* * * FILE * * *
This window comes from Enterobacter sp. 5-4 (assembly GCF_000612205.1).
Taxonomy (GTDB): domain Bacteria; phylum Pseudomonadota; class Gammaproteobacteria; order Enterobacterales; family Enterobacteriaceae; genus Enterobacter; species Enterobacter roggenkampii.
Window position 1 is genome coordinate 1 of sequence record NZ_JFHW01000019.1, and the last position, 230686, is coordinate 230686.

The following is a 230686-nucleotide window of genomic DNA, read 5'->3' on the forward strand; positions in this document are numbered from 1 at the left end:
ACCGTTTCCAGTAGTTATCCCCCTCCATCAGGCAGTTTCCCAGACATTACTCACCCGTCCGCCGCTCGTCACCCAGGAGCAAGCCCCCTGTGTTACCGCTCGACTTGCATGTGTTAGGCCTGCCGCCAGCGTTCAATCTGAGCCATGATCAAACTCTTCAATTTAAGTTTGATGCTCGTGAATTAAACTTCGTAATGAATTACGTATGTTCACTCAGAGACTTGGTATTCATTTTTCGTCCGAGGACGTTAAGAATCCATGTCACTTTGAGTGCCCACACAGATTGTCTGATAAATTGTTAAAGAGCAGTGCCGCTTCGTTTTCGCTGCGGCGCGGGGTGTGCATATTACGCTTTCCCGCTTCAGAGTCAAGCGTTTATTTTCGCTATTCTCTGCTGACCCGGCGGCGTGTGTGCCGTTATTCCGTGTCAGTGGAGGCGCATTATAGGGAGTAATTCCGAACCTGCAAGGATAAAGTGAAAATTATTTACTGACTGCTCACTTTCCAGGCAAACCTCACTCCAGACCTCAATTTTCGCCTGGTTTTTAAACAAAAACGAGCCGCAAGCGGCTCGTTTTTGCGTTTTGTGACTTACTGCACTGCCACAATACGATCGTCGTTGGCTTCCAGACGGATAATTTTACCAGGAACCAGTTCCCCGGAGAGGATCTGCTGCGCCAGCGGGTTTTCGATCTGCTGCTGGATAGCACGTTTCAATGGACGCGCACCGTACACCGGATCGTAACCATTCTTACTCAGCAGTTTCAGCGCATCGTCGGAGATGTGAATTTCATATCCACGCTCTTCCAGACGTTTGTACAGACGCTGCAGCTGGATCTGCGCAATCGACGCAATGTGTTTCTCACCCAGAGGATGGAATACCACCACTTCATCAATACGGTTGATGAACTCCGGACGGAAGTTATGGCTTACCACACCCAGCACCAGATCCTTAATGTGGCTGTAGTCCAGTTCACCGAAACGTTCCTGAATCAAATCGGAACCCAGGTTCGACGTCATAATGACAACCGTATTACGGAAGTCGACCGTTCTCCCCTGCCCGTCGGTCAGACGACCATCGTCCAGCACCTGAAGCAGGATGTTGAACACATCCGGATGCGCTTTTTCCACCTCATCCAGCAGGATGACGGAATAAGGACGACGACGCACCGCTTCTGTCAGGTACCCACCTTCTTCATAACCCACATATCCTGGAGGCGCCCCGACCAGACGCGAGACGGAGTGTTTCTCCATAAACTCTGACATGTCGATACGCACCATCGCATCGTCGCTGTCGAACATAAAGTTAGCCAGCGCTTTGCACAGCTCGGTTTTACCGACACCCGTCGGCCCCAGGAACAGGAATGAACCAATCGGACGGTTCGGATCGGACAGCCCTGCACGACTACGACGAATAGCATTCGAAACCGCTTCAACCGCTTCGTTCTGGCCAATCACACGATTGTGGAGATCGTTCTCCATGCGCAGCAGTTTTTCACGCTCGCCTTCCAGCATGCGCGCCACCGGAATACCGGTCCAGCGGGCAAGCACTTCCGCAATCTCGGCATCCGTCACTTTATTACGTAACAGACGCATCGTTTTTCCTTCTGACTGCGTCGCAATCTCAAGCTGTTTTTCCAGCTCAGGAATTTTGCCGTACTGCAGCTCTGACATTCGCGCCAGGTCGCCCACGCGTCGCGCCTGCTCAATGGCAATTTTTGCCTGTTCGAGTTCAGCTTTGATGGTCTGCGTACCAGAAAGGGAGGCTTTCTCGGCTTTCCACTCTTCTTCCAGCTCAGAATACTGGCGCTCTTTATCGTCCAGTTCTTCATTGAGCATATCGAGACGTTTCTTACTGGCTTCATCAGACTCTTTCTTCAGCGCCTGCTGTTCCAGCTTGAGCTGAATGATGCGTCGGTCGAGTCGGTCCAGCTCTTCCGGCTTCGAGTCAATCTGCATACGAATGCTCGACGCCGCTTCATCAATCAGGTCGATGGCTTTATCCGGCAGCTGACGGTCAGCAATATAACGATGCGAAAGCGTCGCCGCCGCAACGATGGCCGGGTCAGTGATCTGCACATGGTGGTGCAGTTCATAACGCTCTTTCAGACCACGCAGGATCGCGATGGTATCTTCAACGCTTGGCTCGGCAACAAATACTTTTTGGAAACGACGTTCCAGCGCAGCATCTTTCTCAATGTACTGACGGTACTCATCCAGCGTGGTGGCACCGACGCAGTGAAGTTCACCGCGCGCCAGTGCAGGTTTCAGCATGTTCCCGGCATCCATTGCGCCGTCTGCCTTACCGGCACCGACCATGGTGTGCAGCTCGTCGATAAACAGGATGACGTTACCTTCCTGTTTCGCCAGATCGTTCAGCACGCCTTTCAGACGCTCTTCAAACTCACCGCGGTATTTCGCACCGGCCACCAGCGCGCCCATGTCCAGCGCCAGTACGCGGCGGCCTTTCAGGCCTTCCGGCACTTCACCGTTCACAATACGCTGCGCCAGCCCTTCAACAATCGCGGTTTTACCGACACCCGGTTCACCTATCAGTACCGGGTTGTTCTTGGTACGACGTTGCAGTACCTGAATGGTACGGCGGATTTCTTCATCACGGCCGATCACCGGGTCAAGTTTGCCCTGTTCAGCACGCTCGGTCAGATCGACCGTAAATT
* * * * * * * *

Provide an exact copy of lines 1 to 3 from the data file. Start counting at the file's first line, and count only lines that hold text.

This window comes from Enterobacter sp. 5-4 (assembly GCF_000612205.1).
Taxonomy (GTDB): domain Bacteria; phylum Pseudomonadota; class Gammaproteobacteria; order Enterobacterales; family Enterobacteriaceae; genus Enterobacter; species Enterobacter roggenkampii.
Window position 1 is genome coordinate 1 of sequence record NZ_JFHW01000019.1, and the last position, 230686, is coordinate 230686.